In economics two or more goods can be classified by looking at the demand curve when the price of one of these goods changes. That way they will either be classified as substitutes or complementary goods. Two goods are substitutes if the demand of one good increases and the price of the other good increases. In this case, consumers will replace one good with the other.
Classic examples of substitute goods include margarine and butter, or tea and coffee. Substitute goods not only occur on the consumer side of the market but also the producer side. Substitutable producer goods would include: petroleum and natural gas (used for heating or electricity). The fact that one good is substitutable for another has immediate economic consequences: insofar as one good can be substituted for another, the demand for the two kinds of good will be bound together by the fact that customers can trade off one good for the other if they get an advantage by to do so.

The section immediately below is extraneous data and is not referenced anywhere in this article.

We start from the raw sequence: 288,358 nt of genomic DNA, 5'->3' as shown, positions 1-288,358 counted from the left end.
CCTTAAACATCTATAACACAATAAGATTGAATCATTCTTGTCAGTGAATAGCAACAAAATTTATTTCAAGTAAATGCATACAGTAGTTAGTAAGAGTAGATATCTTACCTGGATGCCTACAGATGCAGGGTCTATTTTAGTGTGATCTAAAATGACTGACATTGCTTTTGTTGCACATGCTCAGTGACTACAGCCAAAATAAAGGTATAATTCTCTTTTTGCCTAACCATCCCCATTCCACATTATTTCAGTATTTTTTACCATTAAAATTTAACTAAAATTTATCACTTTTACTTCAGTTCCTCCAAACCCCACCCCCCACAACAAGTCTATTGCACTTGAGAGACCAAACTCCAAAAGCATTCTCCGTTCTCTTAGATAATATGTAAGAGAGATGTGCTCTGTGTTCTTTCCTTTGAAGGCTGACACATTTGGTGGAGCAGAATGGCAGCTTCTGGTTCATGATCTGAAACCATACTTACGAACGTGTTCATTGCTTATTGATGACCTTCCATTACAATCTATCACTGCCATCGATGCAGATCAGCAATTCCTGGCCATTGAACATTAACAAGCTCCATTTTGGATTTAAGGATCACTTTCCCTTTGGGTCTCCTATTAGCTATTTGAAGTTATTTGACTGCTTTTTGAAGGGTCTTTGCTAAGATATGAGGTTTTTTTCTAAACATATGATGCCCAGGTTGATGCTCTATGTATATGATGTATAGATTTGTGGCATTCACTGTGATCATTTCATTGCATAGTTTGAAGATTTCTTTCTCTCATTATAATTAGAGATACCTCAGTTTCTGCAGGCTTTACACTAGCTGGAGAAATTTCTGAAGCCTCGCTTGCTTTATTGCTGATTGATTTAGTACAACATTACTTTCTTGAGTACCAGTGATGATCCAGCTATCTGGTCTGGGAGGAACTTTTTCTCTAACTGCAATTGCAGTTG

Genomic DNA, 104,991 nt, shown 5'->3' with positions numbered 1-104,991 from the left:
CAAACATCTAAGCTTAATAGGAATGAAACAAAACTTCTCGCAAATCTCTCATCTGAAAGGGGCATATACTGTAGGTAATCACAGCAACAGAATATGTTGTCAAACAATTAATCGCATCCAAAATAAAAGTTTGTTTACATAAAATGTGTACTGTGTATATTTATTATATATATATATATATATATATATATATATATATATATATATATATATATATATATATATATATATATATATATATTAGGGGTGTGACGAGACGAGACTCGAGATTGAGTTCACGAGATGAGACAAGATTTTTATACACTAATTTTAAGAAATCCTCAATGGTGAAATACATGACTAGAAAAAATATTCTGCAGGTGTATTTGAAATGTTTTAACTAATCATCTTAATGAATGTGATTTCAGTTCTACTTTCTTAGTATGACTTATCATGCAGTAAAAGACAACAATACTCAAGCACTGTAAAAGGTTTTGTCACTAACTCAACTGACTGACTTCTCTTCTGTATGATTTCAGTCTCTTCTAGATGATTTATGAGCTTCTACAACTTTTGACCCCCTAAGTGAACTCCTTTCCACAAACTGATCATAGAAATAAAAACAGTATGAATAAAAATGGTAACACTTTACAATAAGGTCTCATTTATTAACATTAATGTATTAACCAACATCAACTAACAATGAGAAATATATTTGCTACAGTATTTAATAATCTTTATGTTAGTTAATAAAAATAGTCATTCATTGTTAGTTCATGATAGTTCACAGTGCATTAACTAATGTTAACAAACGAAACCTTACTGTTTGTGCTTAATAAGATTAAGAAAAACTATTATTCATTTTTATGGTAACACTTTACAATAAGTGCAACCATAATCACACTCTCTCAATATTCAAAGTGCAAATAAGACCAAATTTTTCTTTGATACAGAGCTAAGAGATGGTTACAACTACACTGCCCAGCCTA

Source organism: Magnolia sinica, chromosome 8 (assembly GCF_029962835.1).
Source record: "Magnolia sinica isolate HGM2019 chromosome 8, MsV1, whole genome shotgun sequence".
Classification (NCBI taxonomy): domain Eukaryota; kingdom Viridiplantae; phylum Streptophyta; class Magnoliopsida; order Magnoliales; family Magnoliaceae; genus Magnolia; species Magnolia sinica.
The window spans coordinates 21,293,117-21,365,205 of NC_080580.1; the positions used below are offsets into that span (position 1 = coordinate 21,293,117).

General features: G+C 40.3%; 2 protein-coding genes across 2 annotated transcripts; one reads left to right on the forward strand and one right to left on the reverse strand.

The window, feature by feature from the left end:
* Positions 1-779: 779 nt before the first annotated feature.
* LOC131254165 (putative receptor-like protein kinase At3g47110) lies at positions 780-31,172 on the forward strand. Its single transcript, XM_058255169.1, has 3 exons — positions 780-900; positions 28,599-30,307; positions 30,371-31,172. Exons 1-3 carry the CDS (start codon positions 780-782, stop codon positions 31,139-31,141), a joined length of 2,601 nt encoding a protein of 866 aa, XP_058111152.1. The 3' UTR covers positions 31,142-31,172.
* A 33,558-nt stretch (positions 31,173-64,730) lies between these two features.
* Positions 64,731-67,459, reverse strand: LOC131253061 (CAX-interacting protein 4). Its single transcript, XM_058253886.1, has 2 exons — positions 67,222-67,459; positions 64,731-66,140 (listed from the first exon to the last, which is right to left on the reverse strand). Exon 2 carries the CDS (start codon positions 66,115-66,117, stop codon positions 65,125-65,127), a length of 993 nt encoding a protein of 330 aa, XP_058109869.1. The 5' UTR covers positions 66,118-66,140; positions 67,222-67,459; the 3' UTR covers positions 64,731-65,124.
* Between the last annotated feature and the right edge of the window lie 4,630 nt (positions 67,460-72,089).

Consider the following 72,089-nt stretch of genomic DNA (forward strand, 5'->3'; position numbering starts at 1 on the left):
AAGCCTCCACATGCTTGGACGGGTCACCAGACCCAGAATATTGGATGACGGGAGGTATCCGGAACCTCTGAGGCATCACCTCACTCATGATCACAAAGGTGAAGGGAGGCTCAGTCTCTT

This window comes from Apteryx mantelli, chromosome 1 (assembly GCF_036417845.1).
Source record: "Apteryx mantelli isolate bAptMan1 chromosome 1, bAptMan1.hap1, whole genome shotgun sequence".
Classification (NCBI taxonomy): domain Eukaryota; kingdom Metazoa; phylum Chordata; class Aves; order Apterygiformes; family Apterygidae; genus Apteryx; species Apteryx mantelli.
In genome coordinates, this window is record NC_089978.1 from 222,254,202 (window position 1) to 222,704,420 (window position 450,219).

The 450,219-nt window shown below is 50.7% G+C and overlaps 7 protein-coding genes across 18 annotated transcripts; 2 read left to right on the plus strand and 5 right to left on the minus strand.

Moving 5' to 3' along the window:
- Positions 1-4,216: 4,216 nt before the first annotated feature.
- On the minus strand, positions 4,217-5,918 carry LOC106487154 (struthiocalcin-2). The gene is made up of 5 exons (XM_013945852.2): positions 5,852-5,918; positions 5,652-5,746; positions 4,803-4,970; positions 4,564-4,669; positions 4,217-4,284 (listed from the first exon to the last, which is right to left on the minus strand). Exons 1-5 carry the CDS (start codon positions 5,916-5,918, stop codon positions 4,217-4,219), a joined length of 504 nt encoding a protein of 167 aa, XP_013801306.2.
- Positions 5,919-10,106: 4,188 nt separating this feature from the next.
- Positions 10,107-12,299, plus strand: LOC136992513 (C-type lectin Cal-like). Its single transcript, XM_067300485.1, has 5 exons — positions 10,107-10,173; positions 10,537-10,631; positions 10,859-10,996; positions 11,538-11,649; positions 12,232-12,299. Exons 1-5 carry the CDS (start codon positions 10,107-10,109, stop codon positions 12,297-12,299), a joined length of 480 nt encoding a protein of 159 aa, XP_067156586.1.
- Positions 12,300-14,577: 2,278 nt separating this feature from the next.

Perfect substitutes can replace each other, without trade-off in costs, or quality. For imperfect substitutes, the customer has to make a trade-off, either in price, or in quality. Artificial leather is much cheaper than real leather, and can replace it in many situations - artificial and real leather are substitute goods. Real leather is much more durable, and has a different look and feel. When these factors are important, the two are not interchangeable. For this reason artificial and real leather are imperfect substitutes.